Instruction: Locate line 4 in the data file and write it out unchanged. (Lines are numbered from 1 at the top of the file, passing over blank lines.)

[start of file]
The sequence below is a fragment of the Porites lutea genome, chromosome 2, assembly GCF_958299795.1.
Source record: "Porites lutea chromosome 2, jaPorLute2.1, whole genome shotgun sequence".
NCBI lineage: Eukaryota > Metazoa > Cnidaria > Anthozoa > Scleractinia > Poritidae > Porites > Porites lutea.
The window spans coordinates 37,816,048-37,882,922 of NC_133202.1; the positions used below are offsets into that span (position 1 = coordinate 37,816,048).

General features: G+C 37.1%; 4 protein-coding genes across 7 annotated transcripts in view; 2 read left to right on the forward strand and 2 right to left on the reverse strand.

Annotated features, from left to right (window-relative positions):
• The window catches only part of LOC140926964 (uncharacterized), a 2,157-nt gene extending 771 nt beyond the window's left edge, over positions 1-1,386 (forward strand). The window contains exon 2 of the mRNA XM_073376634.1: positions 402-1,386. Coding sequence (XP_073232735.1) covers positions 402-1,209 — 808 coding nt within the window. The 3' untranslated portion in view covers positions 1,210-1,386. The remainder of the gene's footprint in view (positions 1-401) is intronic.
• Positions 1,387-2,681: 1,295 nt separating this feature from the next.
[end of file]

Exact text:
The window spans coordinates 37,816,048-37,882,922 of NC_133202.1; the positions used below are offsets into that span (position 1 = coordinate 37,816,048).